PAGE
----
In the United States, those who want to become high-ranking government officials must interview with the personnel manager of the White House. If they pass, they must then fill out and submit a 60-page personal data statement. They must list the names and phone numbers of high school classmates as references, all previous addresses, and the destinations and purposes of overseas trip over the past 15 years. Based on this data, the FBI and IRS will visit small towns or meet applicants former spouses from two to eight weeks to scrutinize the applicants backgrounds. U.S. Secretary of State Hillary Clinton said July 13 that the vetting process for administration jobs is a nightmare.
In Seoul, the presidential office is requiring a self-introductory statement that includes some 100 questionnaires to candidates for Cabinet positions. The process is said to include questions such as, Have you ever been wined and dined worth more than 100,000 won (80.9 U.S. dollars)?; Have you ever received a donation in the disguise of a private debt?; and Have you ever had an inappropriate relationship? The decision to ask trick questions to candidates apparently stems from the failed confirmation of Chun Sung-gwan as prosecutor-general over ethical issues.
The presidential office says the statement allows candidates to check themselves on matters such as asset formation, taxes, military service, plagiarism, contributions to the national pension fund, medical insurance, and intentionally changing their home address to allow their children to study at a better school before they undergo confirmation hearings. Even if the presidential office finds the right person, he or she often drops out of the running because of the rigorous screening process, saying, Im not interested in serving the government. Please take me off the list. Some complain that few can meet such strict standards and that the process will result in a tiny pool of talented candidates.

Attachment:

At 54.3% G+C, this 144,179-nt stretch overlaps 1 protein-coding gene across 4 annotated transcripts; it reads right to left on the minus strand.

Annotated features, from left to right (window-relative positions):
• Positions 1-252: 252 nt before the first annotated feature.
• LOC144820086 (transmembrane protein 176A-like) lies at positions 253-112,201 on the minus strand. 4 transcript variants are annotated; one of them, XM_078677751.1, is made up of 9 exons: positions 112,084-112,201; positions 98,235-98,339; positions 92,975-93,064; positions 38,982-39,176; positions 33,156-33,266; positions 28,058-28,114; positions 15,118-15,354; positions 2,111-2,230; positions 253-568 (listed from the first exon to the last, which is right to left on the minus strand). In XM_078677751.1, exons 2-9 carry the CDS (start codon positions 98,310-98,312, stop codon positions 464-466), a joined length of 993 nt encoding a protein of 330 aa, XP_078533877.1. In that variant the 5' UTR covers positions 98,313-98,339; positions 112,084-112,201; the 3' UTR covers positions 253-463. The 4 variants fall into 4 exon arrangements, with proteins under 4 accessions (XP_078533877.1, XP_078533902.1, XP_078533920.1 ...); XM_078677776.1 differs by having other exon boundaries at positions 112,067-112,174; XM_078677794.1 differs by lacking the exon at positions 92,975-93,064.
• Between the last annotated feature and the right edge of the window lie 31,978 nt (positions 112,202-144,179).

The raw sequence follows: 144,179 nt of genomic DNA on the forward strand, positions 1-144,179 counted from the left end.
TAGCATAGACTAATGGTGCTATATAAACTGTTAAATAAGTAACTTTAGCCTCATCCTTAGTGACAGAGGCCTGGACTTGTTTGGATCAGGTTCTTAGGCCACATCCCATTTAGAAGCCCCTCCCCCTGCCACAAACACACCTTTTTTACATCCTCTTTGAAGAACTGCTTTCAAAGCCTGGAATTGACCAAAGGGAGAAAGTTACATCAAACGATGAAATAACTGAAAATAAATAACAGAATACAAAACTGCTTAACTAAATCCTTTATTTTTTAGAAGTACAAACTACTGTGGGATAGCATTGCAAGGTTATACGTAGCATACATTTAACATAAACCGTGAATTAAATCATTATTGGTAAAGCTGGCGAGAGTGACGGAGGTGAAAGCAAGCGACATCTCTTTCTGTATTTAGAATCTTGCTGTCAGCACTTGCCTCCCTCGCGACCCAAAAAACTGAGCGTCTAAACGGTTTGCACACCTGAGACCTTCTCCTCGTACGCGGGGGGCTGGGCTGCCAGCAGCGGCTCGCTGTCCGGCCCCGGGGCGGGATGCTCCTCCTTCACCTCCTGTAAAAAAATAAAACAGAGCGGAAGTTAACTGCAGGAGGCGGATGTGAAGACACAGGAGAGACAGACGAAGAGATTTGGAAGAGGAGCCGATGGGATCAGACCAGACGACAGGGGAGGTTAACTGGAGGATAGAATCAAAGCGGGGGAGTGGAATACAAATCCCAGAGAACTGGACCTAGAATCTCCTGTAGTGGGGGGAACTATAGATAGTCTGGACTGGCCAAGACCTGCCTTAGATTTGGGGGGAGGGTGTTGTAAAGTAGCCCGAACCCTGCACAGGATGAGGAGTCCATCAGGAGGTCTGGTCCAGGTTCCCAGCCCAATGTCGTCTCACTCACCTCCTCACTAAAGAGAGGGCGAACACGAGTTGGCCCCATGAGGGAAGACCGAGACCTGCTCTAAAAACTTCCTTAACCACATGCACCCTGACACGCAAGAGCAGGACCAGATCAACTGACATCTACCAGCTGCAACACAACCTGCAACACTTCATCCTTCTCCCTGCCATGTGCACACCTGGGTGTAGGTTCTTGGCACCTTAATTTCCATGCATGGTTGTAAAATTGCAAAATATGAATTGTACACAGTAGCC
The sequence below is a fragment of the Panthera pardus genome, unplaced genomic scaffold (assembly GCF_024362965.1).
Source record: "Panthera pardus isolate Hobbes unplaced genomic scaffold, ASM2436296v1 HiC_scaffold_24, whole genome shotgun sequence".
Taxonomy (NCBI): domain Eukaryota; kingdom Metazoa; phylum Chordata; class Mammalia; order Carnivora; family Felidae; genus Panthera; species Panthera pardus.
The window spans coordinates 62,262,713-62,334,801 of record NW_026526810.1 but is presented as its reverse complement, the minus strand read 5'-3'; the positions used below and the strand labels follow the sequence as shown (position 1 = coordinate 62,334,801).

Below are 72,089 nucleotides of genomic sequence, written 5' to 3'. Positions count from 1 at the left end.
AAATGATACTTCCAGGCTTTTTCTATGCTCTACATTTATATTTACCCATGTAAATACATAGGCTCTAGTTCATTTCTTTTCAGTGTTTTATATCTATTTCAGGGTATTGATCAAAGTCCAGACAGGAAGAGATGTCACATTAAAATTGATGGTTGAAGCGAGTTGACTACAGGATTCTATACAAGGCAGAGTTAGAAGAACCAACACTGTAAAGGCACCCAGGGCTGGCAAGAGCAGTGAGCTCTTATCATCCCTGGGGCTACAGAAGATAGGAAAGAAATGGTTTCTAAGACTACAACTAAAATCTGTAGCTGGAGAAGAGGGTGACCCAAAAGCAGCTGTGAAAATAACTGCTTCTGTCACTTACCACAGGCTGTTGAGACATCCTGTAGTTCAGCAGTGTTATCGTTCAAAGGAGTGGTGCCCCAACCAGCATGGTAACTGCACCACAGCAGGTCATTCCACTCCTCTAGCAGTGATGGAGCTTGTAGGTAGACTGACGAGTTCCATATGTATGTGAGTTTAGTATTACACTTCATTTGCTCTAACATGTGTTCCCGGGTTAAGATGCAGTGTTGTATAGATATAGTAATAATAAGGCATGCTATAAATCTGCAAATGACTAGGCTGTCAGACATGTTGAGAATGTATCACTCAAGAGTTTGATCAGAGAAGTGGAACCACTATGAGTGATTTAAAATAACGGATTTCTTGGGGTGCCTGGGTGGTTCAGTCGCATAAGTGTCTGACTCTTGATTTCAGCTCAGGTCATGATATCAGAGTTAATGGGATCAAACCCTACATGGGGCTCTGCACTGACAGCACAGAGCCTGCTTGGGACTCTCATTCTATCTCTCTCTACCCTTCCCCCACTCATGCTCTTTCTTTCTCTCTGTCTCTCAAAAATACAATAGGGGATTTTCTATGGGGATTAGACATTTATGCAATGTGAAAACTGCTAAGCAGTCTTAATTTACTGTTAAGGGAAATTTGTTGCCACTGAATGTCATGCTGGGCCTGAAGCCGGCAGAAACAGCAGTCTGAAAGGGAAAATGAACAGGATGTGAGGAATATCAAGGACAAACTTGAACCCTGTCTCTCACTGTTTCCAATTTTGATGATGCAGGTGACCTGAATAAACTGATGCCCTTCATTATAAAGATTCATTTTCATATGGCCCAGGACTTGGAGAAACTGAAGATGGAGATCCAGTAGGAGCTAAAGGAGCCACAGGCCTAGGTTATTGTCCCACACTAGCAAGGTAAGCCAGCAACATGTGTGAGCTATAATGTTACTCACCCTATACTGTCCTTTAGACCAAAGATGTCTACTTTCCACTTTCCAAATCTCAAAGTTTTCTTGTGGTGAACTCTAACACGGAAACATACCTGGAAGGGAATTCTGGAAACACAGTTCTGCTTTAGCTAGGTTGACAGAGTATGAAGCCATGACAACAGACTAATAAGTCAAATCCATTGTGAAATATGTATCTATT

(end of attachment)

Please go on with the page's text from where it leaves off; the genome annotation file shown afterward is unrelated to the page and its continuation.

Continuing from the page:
Does it benefit the people that higher standards make the selection of Cabinet officials more difficult? If a very moral person is selected, he or she might not be able to carry out complicated public affairs for the most part. The incumbent administration has been blasted as a government for the rich by the main opposition party. When making key government appointments, the administration has disqualified most people worth more than two billion to three billion won (1.6 million to 2.4 million dollars). Morality matters in the public sector, but if the rich is excluded from key positions, the adverse impact on the people could prove tremendous.
Editorial Writer Park Seong-won(email@example.com)